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Subject: Duking it out rss

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Andrew Cooper
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There were several things that immediately grabbed my attention when I saw The Duke for the first time.
First the tiles. Nice thick wooden blocks of two different beautiful wooden shades.
Second the Markings. The tiles are crisp and clear telling you how they move at a quick glance. Too often markings on wood are faded and difficult to make out, not so with these.
Third the flip. Each tile (except the flags) are printed on both sides and have different movements on each.


The game plays very similar to chess with some interesting twists that bring new levels of intrigue to the classic game. The game is played on a smaller board only 6x6 instead of an 8x8. This lends to quicker game play. You start the game with only three pieces on the board, the duke (your king) and two footmen (the weakest of your pieces similar to a pawn). On your turn you have two options. You can move a piece or pull a piece from your bag of troops randomly.

When moving a piece the ways it can move are shown on the piece itself. There are different symbols on the tiles that indicate different types of movement such as jumping, sliding, or some new movements: the jump slide, command and striking. All are very intuitive and learned quickly. After a piece is moved it is flipped over and when that pice is moved again will have different ways to move.

When drawing a new tile from your bag you must place the new troop next to your duke. Thus if your duke is surrounded by your own or enemy pieces this action can not be taken.

There are two pieces that have special powers. The oracle and the duchess. The oracle after moved the first time can be flipped again to allow you to draw three troops from your bag and place whichever one you like (the others go back to your bag or you can add them to your captured pieces if they are ones you would not like to draw later). The duchess can move next to the duke from anywhere on the board by flipping the duke and placing her next to him. There are other special abilities coming in expansion tiles as well.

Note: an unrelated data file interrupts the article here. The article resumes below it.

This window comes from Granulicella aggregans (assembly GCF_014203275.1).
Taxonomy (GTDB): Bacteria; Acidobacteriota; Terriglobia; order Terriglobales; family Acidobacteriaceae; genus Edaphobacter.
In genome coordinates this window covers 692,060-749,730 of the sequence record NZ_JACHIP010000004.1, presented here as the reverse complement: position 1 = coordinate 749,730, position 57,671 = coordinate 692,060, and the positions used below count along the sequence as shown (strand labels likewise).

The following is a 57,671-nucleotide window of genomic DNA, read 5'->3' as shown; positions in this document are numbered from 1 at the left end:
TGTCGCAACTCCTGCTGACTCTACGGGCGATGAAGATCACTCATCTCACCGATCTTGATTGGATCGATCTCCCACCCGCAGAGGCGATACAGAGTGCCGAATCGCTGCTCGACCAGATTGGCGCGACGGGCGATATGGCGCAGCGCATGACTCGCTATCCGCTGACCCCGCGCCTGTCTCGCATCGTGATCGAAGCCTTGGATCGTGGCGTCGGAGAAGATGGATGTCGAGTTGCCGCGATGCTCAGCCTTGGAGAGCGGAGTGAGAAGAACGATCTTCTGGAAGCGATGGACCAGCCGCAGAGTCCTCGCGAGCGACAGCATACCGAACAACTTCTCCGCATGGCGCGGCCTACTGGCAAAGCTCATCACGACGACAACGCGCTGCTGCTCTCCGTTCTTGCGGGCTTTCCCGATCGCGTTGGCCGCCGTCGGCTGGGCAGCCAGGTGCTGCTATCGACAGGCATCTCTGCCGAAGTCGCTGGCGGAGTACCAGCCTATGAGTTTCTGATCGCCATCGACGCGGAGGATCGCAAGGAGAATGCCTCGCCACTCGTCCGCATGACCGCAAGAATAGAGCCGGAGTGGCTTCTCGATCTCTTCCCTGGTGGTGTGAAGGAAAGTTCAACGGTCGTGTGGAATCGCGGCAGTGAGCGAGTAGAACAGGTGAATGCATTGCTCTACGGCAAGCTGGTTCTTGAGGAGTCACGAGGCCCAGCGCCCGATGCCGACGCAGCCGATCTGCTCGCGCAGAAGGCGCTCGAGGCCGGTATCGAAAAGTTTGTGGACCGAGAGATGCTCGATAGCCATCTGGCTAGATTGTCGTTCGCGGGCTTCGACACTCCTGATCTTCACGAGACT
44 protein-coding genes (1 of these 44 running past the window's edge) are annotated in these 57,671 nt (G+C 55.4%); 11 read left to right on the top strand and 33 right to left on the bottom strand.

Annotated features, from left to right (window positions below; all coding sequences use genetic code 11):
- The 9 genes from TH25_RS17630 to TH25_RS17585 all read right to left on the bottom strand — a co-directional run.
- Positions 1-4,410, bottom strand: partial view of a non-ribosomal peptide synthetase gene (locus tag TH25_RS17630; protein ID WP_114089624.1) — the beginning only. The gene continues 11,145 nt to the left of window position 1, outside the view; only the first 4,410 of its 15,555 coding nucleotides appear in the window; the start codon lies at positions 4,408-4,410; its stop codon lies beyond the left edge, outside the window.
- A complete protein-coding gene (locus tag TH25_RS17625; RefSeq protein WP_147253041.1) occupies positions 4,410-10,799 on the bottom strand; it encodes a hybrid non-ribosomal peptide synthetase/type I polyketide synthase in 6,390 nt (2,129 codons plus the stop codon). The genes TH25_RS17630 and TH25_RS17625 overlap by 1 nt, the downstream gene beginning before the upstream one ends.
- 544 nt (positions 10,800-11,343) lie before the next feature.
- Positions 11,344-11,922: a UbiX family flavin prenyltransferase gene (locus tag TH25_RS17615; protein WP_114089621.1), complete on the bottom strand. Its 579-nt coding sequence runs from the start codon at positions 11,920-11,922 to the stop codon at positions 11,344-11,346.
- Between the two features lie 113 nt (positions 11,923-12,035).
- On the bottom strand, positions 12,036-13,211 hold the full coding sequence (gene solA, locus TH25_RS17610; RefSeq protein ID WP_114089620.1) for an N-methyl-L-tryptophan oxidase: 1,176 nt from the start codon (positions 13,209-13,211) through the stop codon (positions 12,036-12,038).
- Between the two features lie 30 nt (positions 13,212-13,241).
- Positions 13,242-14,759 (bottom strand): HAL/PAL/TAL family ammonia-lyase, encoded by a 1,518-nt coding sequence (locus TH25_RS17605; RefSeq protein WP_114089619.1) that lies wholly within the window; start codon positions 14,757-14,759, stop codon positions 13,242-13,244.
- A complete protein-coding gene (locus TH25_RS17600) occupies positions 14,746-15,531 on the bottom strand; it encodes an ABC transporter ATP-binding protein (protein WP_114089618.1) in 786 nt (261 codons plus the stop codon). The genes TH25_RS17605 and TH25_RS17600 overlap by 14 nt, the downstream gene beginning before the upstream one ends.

There are a slew of variations offered in the rules as well such as the dragon tile, the mountain tile, a capture the flag, and the dark rider just to name a few. There are also blank tiles to add new troops of your own creation.


I always enjoyed playing chess but ran into the same problems many others did, namely unless you were playing against someone of a similar skill level the game was not much fun for either player. The Duke scratches the same itch but with enough of a random element to give a weaker player a fighting chance. The smaller board also speeds up play which for me is a good thing. There is enough strategy and tactics to mitigate much of the luck and a better player will still win most games. I imagine a skilled chess player would do quite well at The Duke.
The flipping of pieces with different movements on each side is nothing short of genius. It adds layers to the game that will make it very difficult to master and keep each game different and never boring or repetitive.
I am sure there are chess purists that will not like this game due to the random elements. For casual chess fans however, I think this is a wonderful game. The production value is very high as the wooden tiles are beautiful and well made. The board has a clean classic look and the player aids are on nice glossy card stock.
The expansions soon to follow look like tons of fun as well pulling from classic figures in literature.
In conclusion this is a game I would recommend to any chess fan. It has a special spot on my shelf and look forward to exploring all of its variants and expansions for years to come.
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robert kalin
United States
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The pieces remind me of Shogi sets where the moves are laid out in a diagram on the pieces. Check out my Taikyoku shogi western set.
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